[lit-ideas] Re: The advantage of indeterminism

  • From: "Lawrence Helm" <lawrencehelm@xxxxxxxxxxxxxx>
  • To: <lit-ideas@xxxxxxxxxxxxx>
  • Date: Fri, 20 Feb 2015 08:13:57 -0800

David,

 

I read your note yesterday but couldn't get back to the poem until this
morning.  In my mind I was sure I could accept the ambiguity, but this
morning couldn't make it work.  You were right and I modified the poem:

 

When one like Marlowe or Crane,

            Shelley or Keats has achieved

            His self-determined goals,

            Well, it is time to declare it 

            Done and make room for whoever

            Comes next.  Some of the rest

            Of us however aren't so sure.

 

            There are goals abounding

           And nights when our hypotheses

            Are rent by witches with sniggers --

            That die away perhaps but are

            Soon replaced to fend off

            Our latest conclusions, the next

            Painting, poem or design.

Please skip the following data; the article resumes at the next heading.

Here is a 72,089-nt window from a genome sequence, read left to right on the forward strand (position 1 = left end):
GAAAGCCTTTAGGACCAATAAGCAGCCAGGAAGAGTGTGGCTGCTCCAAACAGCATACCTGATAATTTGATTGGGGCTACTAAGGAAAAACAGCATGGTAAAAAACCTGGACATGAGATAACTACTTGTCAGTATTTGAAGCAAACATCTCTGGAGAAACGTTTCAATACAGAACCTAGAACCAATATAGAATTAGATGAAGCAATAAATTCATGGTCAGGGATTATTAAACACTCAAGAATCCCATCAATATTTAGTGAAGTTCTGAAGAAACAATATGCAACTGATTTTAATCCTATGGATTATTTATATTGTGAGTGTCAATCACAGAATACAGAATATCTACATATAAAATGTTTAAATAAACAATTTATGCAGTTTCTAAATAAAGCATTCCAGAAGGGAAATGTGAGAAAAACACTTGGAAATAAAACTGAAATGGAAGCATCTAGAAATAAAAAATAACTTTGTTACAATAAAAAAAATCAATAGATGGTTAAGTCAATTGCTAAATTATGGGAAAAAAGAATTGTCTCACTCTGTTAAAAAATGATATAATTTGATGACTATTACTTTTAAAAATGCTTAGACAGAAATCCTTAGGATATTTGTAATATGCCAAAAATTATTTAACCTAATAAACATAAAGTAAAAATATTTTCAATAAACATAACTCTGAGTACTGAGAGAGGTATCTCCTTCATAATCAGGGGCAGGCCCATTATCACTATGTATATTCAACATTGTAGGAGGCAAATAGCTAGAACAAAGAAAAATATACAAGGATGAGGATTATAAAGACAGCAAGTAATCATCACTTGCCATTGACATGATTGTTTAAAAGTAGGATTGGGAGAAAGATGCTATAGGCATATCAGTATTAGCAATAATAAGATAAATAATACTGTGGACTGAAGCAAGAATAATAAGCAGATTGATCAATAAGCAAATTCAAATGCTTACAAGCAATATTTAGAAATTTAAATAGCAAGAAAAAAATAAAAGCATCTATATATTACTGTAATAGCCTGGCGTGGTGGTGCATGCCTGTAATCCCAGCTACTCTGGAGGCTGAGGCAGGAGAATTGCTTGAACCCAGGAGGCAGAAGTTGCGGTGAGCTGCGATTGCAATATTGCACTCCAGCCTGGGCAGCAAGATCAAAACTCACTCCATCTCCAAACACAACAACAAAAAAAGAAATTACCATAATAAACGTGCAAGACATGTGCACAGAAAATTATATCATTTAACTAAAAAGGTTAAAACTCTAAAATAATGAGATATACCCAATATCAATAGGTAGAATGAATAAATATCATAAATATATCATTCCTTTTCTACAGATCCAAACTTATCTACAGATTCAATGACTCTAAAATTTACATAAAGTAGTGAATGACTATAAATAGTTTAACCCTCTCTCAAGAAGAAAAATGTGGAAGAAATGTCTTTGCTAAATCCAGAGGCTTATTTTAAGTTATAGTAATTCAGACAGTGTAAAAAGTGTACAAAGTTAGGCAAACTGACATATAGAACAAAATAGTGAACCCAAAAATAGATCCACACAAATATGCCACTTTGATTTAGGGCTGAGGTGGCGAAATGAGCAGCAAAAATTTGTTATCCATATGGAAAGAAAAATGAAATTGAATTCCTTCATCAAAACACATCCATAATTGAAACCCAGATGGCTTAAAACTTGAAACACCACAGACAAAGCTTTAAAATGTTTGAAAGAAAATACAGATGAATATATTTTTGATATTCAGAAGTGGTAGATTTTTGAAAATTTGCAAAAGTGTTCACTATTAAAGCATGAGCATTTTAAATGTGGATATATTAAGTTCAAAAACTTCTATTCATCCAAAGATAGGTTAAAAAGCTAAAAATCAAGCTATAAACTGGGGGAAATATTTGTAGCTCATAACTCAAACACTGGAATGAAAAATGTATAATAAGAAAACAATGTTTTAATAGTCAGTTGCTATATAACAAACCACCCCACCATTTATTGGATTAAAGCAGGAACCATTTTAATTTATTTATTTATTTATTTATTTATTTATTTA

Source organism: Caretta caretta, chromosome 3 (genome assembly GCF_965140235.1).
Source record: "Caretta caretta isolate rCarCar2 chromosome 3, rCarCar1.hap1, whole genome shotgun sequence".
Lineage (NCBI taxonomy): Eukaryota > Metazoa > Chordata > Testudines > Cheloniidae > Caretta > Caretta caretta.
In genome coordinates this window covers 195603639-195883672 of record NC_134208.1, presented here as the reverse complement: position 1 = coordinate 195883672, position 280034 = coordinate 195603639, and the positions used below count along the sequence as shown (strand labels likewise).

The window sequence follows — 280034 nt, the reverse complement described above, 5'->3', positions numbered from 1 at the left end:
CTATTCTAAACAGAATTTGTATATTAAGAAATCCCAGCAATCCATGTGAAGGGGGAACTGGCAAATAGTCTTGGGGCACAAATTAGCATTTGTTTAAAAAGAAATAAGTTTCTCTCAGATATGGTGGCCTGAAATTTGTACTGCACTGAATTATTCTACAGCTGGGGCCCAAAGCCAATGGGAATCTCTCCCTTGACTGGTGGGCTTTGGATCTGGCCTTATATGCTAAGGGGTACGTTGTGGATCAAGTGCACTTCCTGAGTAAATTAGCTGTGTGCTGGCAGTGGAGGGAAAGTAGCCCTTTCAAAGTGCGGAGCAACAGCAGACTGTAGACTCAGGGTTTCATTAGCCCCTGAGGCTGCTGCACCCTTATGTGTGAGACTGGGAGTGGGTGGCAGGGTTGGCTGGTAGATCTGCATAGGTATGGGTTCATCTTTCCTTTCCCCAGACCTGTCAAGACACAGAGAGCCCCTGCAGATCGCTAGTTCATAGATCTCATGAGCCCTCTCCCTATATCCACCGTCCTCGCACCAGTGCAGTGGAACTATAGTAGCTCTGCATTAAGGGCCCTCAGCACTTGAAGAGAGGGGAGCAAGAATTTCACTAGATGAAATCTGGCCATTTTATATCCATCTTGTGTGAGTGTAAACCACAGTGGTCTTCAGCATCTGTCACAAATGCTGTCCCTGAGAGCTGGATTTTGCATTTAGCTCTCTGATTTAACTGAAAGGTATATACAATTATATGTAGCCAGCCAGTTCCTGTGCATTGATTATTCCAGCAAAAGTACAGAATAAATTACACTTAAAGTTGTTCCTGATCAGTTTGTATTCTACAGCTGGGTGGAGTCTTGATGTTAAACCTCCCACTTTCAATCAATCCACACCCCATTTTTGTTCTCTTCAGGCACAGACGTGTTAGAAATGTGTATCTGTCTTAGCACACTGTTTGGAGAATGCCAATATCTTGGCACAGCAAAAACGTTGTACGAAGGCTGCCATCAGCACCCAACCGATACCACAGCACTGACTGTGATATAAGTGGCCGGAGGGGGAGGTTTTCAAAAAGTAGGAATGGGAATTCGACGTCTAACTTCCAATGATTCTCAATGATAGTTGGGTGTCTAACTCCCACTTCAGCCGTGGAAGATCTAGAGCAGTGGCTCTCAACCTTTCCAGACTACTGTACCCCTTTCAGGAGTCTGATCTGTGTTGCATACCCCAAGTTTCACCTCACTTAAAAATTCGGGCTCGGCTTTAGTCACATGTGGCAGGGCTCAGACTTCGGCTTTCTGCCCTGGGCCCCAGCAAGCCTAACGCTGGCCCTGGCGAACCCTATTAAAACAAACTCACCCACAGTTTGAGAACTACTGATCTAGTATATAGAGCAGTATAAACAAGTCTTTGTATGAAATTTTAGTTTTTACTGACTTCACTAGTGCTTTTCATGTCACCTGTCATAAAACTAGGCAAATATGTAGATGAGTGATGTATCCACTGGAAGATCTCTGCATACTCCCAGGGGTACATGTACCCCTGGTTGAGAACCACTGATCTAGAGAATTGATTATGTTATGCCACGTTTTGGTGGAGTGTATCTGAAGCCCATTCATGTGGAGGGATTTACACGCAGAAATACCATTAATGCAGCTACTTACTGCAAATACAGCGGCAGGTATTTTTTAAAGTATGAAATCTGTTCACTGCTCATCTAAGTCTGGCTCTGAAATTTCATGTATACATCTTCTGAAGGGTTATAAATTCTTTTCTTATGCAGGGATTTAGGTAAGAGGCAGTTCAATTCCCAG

We rail at critics but were

            It not for them we might

            Think our slight efforts

            Worthy of places along

            Side Byron, Blake and Defoe,

            More insightful than anything

            By Wittgenstein and die.

 

Thanks,

 

Lawrence

 

From: lit-ideas-bounce@xxxxxxxxxxxxx [mailto:lit-ideas-bounce@xxxxxxxxxxxxx]
On Behalf Of David Ritchie
Sent: Thursday, February 19, 2015 12:08 PM
To: lit-ideas@xxxxxxxxxxxxx
Subject: [lit-ideas] Re: The advantage of indeterminism

 

 

On Feb 19, 2015, at 9:04 AM, Lawrence Helm wrote:

 

           And nights with witches rending

            Our hypotheses with sniggers,

            Dying away perhaps but

            

 

I was tripped up here and had to go back; my first reading had the
hypotheses dying away.  The rest grabs me.  

 

We suppress the echoes of critics in order to brighten our caves with
creation, but paying attention to their attenuation, from time to time,
gives the 'umble scribbler a sense of how low in the grand order of things
is his station.  Which prevents uppertiness.

 

Did you see what Oliver Sacks wrote?

http://www.nytimes.com/2015/02/19/opinion/oliver-sacks-on-learning-he-has-te
rminal-cancer.html?
<http://www.nytimes.com/2015/02/19/opinion/oliver-sacks-on-learning-he-has-t
erminal-cancer.html?&assetType=opinion> &assetType=opinion

 

David Ritchie,

Portland, Oregon



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